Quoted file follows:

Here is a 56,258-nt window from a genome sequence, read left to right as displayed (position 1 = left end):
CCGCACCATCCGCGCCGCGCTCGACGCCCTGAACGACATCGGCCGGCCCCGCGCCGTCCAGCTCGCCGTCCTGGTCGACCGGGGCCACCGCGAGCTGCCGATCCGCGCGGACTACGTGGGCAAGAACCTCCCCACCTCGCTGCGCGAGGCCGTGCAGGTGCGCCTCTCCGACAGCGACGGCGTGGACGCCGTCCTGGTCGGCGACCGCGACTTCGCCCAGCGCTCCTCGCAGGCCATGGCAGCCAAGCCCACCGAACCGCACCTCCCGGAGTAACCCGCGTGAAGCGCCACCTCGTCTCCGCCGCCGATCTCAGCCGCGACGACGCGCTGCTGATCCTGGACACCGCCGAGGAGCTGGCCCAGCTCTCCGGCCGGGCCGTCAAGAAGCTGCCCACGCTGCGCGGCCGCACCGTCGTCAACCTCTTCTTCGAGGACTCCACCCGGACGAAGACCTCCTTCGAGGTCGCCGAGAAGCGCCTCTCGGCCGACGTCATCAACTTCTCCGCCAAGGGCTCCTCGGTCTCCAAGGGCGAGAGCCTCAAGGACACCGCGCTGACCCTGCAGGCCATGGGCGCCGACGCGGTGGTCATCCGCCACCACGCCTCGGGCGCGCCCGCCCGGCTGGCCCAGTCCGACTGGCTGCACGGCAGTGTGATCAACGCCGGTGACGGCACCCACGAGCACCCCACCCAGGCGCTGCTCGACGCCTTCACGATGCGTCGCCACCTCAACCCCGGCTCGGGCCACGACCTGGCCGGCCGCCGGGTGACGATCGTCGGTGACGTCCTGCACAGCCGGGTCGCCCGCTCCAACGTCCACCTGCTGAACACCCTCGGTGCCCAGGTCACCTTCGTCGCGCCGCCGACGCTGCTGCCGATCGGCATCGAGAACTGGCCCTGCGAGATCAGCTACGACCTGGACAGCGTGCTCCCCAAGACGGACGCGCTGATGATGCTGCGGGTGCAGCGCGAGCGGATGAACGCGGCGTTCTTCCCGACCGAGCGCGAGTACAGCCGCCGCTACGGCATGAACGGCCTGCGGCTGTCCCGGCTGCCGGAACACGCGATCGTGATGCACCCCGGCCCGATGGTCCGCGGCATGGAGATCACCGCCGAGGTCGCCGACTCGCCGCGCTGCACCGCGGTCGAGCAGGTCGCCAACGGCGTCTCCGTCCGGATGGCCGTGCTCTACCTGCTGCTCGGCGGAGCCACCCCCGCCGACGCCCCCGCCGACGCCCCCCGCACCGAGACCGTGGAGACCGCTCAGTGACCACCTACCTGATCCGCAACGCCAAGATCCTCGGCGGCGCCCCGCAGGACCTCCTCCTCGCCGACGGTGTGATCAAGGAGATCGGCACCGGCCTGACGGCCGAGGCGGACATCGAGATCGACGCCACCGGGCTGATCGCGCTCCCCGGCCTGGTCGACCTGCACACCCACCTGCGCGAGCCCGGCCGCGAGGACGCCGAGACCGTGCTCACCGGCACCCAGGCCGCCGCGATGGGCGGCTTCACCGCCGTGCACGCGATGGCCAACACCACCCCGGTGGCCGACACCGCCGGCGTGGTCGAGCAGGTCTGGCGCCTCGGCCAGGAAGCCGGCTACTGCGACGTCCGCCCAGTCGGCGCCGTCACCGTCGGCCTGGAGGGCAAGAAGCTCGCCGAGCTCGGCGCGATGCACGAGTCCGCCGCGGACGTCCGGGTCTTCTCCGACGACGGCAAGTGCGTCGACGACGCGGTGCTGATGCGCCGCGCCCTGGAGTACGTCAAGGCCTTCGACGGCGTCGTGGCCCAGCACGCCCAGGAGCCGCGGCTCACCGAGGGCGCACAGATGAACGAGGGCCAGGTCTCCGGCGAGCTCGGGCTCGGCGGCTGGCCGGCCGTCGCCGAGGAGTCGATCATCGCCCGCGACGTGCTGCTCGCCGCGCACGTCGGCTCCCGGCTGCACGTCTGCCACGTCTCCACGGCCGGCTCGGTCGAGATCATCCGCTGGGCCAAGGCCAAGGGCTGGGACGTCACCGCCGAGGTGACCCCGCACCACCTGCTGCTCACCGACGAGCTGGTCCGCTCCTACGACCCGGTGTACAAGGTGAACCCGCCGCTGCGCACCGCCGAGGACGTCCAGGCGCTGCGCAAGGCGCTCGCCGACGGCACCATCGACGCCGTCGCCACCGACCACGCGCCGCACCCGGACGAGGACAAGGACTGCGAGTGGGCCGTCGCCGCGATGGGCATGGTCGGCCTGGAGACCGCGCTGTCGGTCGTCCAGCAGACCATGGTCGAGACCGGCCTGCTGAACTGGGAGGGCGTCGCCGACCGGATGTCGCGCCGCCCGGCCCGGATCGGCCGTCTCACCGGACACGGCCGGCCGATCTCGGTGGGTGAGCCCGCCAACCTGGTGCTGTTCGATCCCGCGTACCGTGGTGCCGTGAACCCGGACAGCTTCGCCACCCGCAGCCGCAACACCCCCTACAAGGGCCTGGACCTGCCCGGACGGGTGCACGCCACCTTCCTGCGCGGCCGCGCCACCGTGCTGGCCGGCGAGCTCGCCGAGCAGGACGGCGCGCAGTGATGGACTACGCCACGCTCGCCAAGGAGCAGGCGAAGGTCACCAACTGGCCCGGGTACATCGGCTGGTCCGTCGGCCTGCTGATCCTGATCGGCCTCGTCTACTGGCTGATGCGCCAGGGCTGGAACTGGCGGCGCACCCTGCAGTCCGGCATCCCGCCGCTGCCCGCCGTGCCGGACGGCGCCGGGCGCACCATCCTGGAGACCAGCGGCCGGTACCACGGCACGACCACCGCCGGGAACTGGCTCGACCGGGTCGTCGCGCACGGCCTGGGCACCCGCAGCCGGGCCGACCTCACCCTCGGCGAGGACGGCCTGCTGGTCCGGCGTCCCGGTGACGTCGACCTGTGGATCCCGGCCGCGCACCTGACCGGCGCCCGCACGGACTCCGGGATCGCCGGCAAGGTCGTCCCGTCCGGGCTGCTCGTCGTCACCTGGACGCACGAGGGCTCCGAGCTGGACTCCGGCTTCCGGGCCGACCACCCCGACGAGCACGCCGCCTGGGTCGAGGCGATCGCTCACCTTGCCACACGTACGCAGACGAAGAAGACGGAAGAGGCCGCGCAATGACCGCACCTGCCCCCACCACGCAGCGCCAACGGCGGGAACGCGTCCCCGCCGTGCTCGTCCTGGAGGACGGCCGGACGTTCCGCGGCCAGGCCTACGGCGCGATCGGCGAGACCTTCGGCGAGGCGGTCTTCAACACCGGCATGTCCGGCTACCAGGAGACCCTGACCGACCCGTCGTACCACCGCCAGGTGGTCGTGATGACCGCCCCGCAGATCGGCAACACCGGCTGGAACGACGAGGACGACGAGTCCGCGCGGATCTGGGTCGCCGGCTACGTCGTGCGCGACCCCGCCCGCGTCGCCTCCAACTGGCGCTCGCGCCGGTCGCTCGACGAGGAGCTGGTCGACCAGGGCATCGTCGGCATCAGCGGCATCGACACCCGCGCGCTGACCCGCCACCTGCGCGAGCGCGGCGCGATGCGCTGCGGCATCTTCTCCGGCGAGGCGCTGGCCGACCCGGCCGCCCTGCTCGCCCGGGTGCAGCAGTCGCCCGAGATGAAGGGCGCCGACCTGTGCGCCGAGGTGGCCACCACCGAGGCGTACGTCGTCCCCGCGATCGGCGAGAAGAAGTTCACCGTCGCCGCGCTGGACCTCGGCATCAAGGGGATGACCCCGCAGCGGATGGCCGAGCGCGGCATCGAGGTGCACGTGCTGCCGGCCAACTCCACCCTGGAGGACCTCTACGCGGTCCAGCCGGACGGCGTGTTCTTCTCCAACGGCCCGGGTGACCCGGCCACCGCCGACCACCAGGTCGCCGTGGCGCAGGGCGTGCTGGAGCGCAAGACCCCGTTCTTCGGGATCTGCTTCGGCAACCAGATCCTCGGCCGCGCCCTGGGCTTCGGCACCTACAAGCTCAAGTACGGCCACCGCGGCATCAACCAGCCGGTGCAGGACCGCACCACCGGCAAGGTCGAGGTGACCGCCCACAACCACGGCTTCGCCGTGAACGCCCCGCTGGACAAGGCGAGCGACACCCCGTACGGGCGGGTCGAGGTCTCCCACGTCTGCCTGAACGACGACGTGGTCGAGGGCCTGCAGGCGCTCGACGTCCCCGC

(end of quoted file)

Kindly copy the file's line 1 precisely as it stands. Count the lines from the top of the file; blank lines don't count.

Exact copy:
Here is a 56,258-nt window from a genome sequence, read left to right as displayed (position 1 = left end):